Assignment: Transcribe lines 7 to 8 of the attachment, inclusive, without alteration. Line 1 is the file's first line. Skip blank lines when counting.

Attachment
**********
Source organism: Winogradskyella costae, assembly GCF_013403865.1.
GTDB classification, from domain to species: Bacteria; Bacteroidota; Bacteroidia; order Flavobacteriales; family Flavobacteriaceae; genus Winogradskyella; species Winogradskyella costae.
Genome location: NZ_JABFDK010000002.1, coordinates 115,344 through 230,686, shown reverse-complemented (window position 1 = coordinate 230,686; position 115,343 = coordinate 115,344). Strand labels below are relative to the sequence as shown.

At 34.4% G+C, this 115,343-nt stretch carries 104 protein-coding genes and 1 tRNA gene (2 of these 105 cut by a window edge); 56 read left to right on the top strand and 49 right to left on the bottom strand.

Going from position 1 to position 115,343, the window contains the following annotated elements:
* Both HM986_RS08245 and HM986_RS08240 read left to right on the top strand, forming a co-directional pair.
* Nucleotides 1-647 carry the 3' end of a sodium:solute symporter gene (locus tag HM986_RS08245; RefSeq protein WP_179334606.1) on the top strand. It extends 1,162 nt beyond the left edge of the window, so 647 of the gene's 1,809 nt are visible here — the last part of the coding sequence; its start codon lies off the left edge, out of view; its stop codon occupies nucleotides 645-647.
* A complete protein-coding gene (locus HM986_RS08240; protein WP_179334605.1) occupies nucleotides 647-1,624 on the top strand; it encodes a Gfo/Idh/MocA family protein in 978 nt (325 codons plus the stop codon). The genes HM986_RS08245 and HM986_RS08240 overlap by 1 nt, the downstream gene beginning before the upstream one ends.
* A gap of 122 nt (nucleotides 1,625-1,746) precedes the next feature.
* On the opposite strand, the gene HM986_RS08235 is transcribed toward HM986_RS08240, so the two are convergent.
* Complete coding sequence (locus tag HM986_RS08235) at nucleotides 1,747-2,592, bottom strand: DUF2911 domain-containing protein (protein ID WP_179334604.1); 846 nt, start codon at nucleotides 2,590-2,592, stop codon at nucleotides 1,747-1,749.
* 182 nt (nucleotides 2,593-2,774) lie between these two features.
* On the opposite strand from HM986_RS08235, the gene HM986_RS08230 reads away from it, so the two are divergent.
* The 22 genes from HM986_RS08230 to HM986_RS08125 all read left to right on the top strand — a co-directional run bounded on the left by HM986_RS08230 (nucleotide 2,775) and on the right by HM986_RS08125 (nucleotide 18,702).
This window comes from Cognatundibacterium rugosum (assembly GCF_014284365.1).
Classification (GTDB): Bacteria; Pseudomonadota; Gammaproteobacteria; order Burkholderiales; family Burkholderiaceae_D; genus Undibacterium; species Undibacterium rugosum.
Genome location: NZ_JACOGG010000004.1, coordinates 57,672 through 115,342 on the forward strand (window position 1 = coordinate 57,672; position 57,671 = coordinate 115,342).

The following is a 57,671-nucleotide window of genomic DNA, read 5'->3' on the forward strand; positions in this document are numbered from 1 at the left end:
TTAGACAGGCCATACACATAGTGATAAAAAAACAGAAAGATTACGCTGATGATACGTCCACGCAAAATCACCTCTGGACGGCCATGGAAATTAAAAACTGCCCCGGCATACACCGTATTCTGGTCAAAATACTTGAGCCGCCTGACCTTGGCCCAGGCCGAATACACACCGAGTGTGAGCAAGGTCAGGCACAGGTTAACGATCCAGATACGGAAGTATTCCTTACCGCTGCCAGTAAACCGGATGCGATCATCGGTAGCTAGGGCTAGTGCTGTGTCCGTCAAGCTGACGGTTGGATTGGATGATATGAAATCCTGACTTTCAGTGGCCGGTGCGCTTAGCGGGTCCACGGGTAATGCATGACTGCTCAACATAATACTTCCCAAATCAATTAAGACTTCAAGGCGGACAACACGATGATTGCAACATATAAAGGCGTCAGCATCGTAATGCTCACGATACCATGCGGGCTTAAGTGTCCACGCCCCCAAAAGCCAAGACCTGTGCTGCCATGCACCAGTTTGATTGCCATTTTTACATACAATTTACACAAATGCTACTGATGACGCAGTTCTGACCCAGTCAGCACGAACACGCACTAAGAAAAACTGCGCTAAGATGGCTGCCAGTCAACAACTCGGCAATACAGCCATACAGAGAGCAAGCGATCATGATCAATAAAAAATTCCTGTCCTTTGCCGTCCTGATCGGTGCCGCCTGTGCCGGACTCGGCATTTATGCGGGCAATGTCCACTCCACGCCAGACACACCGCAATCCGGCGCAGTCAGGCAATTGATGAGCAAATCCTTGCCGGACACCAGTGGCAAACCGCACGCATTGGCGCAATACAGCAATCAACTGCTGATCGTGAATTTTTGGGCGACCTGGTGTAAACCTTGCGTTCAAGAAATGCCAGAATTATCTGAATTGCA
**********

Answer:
* Nucleotides 1-647 carry the 3' end of a sodium:solute symporter gene (locus tag HM986_RS08245; RefSeq protein WP_179334606.1) on the top strand. It extends 1,162 nt beyond the left edge of the window, so 647 of the gene's 1,809 nt are visible here — the last part of the coding sequence; its start codon lies off the left edge, out of view; its stop codon occupies nucleotides 645-647.
* A complete protein-coding gene (locus HM986_RS08240; protein WP_179334605.1) occupies nucleotides 647-1,624 on the top strand; it encodes a Gfo/Idh/MocA family protein in 978 nt (325 codons plus the stop codon). The genes HM986_RS08245 and HM986_RS08240 overlap by 1 nt, the downstream gene beginning before the upstream one ends.